What a difference a day makes! What a difference three highway protests make! Chicago politics took a major turn on Tuesday morning when Rahm Emanuel “resigned” as Mayor of Chicago – or, “won’t seek re-election to a third term,” if you prefer.
A new chapter of Chicago politics has been ushered in now as 12 people race for the Fifth Floor City Hall seat. The $64,000 question is, “Why did Rahm withdraw?”
The highway marches with as many as 5,000 people and as few as 50 have showcased the social ills of the city, to include the inequalities of funding distribution on the South and West sides.
Racism has been in full force as the mayor built the city anew and dismissed the African-American community. The city’s culture is one of crime and fear.
Rahm’s hard head and disrespect for African Americans has caught up with him and taken a fatal toll. The Black community reeks with insult, disrespect, and anger throughout as the tale of two cities reveals itself in too many ways.
A photo with buddy Obama, a commercial with an Obama endorsement, or a TV commercial with a sweater in a fireside chat setting didn’t deliver the third time around. Obama could not help.
The jack is out of the box. Humpty Dumpty fell off the wall and all the king’s horses and men cannot put Humpty Dumpty back together again. Meanwhile, Pat Quinn’s petitions for two-term mayoral limits might be in force on the November ballot.
The Black buzz has been loud and clear for those who could hear in all quarters. All of the polls indicated that Rahm would lose, but not necessarily who would win.
Michael Sachs, Emanuel’s good friend and advisor, conducted a questionable poll weeks ago that suggested the Mayor would win with 80 percent African-American support.
That was a fake poll that money could not buy. The poll was at best questionable and who the hell did they poll; perhaps those in the cemetery?
The protest marches were hurtful be on the Dan Ryan, Lake Shore Drive and the Kennedy Expressway. The marchers spoke on the Black drive, the White Drive, and the drive of commerce.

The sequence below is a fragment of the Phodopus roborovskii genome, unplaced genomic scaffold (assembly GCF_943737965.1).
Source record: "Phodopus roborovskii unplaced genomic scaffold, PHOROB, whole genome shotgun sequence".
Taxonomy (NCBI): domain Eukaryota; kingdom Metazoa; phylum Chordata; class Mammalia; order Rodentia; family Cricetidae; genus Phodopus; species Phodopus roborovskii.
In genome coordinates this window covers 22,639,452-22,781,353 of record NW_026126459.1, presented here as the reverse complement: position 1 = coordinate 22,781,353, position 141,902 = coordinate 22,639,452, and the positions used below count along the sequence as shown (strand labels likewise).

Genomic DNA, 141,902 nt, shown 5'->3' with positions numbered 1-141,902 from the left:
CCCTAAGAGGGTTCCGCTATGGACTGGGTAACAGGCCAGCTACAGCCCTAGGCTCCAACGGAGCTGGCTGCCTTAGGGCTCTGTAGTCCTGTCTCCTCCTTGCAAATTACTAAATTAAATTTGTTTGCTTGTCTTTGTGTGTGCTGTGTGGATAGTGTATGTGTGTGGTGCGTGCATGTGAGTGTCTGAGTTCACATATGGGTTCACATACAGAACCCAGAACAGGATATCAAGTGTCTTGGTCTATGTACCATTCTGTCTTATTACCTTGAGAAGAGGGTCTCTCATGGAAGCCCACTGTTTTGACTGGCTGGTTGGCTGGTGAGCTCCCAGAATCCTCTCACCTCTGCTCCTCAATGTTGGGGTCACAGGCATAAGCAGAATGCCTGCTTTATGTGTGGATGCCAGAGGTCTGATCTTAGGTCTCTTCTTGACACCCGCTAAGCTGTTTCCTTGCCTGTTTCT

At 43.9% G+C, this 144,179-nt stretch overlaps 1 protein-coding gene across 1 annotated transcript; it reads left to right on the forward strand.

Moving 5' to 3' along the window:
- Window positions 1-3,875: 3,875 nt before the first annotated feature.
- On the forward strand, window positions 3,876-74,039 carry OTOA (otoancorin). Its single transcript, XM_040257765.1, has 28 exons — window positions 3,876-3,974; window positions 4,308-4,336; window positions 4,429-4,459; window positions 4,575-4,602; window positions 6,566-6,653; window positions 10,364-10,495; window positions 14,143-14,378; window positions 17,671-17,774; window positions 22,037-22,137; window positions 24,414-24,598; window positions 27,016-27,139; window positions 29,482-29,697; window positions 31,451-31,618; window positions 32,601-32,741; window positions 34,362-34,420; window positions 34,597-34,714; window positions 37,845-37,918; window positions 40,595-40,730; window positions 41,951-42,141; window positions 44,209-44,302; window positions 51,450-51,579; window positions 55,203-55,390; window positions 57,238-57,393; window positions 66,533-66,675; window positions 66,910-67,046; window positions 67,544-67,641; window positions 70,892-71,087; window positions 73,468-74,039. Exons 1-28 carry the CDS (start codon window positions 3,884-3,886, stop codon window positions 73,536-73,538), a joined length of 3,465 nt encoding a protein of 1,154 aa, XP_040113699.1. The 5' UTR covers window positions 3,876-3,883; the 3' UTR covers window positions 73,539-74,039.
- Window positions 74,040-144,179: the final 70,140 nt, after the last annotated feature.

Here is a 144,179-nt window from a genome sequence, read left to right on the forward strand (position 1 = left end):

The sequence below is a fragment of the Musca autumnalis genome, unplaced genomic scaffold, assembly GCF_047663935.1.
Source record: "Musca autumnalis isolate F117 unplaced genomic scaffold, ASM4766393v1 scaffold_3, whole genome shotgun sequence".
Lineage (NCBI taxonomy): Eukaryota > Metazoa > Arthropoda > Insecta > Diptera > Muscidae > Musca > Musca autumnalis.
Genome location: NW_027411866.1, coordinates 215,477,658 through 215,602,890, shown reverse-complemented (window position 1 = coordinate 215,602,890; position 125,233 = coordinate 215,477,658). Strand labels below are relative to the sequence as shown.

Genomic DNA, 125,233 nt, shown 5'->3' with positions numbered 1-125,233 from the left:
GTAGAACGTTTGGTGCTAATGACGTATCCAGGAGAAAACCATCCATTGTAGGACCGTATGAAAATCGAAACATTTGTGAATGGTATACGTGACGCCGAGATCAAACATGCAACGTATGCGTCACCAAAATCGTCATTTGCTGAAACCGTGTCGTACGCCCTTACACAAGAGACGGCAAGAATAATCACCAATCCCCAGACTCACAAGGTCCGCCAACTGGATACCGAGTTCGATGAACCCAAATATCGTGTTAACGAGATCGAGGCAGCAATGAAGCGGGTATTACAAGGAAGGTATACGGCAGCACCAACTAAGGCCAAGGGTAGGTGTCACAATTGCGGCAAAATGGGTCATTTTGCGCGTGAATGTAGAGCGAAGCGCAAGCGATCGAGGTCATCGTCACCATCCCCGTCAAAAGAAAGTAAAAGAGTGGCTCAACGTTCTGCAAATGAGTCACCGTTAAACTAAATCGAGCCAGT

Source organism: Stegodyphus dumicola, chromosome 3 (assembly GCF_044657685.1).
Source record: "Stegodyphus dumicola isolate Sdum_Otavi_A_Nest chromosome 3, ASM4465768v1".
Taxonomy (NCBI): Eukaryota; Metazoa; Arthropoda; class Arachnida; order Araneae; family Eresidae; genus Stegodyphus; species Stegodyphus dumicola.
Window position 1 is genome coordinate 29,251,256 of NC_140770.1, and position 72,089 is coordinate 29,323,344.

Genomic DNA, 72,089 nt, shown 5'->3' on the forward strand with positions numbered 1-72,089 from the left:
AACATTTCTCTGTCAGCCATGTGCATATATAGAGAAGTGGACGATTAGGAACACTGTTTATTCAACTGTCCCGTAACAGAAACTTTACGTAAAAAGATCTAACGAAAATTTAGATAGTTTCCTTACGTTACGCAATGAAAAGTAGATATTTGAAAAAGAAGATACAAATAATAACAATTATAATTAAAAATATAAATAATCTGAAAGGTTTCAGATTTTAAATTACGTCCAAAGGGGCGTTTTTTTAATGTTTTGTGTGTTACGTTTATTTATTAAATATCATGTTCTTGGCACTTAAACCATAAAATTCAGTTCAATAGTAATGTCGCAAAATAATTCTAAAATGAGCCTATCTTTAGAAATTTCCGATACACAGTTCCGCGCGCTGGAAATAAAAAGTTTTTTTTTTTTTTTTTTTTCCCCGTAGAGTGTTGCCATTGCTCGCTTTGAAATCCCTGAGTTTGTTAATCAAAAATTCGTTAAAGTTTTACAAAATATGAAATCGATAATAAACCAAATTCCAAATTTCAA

African Americans have exercised their power in the first step toward electing a new mayor for the City of Chicago.
Policeman Jason Van Dyke is now on trial for the murder of 17-year-old Laquan McDonald. Either way the verdict goes, the city might go up for grabs. If the policeman is released, that will result in chaos, maybe riots. If Van Dyke is convicted, the Chicago policemen and their supporters will be angry.
Either way, the mayor, who was so intricately involved in the matter and the delayed release of the police tapes showing McDonald’s murder, cannot run or hide from the incident.
And still waiting to be heard from is the former police chief, Garry McCarthy, who might drop a bombshell relating to the case and the withholding of the tape seemingly for political reasons around the time of Rahm’s second mayoral election. McCarthy was fired as the sacrificial lamb to cover for Rahm when somebody’s head ahad to roll in the wake of the immediate public outcry surrounding the release of the tapes of McDonald’s murder and McCarthy entered the race looking for major payback against Rahm. Lori Lightfoot at that time was the president of the Chicago Police Board. She too may drop a live bomb on this case.
So now where are we? There are 12 candidates in the race today. The Rahm/Obama connection will surely put a new candidate in the race. Perhaps Arne Duncan or Valerie Jarrett are the names we should expect to hear.
The 2019 Chicago mayoral race just took a real turn, where anything goes and the race is wide open. But Black people have won with Rahm deciding to step off into the sunset, which the community has been calling for him to do since the Laquan McDonald tapes were released. And African Americans have exercised their power in the first step toward electing a new mayor for the City of Chicago.